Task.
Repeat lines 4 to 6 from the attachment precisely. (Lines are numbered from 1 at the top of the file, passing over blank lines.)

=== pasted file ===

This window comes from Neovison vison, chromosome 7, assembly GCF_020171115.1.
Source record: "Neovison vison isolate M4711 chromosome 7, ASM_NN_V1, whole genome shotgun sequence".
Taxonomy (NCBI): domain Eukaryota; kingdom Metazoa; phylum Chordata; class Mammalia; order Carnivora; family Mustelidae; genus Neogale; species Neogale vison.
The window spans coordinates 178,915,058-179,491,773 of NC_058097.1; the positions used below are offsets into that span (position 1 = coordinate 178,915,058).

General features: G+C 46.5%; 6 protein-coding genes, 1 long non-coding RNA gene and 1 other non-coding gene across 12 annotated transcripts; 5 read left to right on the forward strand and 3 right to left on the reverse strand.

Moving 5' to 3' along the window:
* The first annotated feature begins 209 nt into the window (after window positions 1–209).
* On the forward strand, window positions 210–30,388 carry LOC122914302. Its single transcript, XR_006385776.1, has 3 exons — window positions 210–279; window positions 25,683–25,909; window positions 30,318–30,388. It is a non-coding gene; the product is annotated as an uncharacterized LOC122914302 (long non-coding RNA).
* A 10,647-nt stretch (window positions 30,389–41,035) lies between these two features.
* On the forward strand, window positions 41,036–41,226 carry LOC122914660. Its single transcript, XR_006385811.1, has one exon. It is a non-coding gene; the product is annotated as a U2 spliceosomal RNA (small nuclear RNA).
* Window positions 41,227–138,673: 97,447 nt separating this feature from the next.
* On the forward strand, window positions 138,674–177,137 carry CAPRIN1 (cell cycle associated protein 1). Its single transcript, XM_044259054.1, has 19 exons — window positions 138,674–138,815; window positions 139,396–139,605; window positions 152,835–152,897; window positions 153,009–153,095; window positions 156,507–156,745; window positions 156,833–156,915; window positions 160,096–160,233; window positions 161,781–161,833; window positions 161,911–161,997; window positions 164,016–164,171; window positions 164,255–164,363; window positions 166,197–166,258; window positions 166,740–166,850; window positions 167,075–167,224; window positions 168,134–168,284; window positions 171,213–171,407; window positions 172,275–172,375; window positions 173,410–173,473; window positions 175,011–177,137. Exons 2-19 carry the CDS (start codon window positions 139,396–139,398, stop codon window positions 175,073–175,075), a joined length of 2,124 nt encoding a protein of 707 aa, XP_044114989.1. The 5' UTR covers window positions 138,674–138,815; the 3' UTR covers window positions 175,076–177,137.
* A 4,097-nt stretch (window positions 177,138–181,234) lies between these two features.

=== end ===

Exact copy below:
The window spans coordinates 178,915,058-179,491,773 of NC_058097.1; the positions used below are offsets into that span (position 1 = coordinate 178,915,058).

General features: G+C 46.5%; 6 protein-coding genes, 1 long non-coding RNA gene and 1 other non-coding gene across 12 annotated transcripts; 5 read left to right on the forward strand and 3 right to left on the reverse strand.

Moving 5' to 3' along the window: